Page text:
They live in California, but “Be here now” is not a Zen lesson they have picked up. Anywhere.

This scene is funny, real and painful at the same time — when you hear heavy breathing  they are literally grabbing each other, kissing each other, then shoving each other to the ground.

I mean…why not? Maybe an orgasm will calm them both down — if they can get through it without killing the buzz with a play-by-play. I’ll post some movie  clips in my show notes at confessions of a closet romantic.com because their whole dysfunctional ballet is worth seeing.

I'm guessing romances like these are very particular taste — there must be 1000 words per page in this script like the Gilmore Girls, so if that show makes you a bit squirrley this movie will drive you nuts.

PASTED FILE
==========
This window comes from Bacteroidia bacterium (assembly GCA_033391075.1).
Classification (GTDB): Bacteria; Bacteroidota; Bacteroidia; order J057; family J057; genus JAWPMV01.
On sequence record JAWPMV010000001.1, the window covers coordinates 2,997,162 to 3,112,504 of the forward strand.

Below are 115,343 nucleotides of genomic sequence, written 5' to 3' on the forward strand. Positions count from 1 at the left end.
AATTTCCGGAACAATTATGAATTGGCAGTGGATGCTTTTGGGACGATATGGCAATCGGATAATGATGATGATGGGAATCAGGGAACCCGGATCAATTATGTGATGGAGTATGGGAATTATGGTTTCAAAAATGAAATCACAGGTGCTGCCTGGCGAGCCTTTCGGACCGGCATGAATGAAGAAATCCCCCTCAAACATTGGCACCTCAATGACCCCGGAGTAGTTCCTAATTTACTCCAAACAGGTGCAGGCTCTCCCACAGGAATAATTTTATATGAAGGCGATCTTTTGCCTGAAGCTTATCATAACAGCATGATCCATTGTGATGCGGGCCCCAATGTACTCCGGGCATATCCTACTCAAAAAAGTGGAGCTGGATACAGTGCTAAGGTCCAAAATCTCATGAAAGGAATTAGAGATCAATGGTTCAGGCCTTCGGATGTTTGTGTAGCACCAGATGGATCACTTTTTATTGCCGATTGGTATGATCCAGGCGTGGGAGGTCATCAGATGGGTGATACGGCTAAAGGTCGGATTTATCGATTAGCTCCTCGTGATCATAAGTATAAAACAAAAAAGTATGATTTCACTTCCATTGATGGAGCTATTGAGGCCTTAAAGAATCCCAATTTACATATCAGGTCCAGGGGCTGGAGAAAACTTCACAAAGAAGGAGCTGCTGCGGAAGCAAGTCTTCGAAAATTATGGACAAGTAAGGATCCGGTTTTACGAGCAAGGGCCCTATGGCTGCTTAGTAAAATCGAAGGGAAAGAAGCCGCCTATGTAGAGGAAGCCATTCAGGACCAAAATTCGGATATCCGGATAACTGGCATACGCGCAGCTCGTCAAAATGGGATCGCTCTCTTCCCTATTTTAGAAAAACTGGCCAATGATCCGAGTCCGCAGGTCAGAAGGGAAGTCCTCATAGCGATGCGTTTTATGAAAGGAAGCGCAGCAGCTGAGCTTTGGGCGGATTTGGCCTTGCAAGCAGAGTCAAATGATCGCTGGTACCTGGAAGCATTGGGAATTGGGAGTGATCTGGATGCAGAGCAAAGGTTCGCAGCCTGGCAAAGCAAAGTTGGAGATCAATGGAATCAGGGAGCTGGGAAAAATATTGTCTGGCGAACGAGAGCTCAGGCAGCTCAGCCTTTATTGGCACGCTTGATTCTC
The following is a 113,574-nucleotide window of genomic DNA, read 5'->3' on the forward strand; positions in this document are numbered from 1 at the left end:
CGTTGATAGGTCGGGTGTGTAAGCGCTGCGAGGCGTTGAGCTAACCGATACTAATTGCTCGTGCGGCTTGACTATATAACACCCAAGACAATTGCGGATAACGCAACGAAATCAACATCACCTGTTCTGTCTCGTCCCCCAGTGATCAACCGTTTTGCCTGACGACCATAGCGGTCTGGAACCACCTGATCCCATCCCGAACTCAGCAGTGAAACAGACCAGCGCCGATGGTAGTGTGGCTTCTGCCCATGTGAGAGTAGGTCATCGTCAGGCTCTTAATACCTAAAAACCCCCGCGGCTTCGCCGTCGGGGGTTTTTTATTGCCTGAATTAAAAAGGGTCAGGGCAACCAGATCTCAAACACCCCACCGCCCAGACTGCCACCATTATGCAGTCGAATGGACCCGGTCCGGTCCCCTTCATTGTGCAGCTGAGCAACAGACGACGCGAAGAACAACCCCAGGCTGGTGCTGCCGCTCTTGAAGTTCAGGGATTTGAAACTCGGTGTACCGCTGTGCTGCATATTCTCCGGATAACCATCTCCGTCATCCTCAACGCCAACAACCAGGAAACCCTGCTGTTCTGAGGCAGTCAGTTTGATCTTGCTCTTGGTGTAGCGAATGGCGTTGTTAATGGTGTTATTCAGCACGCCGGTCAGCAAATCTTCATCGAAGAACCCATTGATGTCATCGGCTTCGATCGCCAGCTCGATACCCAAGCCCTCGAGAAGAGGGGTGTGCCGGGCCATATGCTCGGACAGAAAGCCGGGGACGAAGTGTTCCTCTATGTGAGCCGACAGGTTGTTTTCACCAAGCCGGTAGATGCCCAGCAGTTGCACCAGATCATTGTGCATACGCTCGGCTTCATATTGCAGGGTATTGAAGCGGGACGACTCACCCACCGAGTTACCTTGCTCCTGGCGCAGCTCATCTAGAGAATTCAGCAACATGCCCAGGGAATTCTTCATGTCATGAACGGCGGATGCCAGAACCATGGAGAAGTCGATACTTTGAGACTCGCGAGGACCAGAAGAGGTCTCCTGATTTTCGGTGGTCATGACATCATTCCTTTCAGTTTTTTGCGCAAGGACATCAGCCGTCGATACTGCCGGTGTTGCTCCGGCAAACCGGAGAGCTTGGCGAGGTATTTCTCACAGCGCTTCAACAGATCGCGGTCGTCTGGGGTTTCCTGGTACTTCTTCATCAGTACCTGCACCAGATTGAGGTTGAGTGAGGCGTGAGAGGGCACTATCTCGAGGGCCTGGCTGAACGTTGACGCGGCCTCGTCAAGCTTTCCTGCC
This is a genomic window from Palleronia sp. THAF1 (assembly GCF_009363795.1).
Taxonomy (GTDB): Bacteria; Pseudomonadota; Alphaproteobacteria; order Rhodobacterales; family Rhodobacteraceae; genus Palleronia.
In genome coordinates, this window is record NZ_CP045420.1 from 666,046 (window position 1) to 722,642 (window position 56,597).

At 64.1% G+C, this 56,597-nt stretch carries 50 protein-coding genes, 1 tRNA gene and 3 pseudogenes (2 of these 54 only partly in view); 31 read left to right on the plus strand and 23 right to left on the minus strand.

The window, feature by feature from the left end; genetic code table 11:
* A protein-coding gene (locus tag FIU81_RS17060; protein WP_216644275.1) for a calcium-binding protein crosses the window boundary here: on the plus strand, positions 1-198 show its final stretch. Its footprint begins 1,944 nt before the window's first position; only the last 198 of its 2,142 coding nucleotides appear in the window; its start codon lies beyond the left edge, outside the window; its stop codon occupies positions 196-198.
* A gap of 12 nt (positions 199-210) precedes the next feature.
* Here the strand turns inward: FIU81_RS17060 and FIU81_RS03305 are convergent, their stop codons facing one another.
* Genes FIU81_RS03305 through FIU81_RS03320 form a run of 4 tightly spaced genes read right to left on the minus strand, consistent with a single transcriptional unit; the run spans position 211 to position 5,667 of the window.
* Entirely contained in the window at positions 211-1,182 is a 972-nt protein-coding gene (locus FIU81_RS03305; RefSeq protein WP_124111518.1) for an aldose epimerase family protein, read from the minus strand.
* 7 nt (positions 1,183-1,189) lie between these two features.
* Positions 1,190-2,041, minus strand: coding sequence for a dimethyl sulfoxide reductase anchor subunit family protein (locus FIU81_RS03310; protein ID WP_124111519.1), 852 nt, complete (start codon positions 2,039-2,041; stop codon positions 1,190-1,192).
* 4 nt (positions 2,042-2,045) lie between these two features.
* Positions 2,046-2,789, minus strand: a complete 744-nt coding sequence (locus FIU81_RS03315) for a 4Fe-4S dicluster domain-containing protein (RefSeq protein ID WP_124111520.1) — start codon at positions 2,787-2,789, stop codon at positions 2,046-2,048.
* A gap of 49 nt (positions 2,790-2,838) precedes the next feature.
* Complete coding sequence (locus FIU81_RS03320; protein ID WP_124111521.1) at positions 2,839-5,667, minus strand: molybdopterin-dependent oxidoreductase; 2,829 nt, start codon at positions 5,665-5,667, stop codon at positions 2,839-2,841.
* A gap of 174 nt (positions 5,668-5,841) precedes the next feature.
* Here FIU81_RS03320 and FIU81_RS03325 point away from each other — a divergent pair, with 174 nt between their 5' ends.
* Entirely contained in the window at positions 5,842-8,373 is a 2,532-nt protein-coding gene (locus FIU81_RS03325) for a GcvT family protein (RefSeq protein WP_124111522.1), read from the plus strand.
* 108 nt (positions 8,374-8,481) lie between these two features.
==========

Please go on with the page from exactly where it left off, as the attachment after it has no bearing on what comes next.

But I love an overly wordy, intellectual love story like these, so I’ll probably watch the rom-com Destination Wedding again just to see that sex scene again and catch every bit of clever banter. 

You know, it makes me think I have also loved all the words in the bedroom. Apologies to my former partners. I can only hope I was a just little bit charming with it… 

And now my dear friend Liz enters the confessional about the “Before" trilogy of movies…

I've known Liz for years and this is something I didn't know about her! Oooh the power of the confessional.

 I’d love to feature YOUR romantic confessions on the podcast: your favorite romantic movie, TV show, book or your first kiss…Confess on your phone—record a voice memo, click share, and email to confessions of a closet romantic.@ gmail,com. Don’t forget to let me know if you want your confession to be private or shared!

 Any Sound effects you hear are courtesy of the good people at freesound.org under a creative commons license.

Find Show notes with links to what I've been babbling about at  confessionsofaclosetromantic.com 

So nice to have your company! Until next time, wishing you shame-free romance!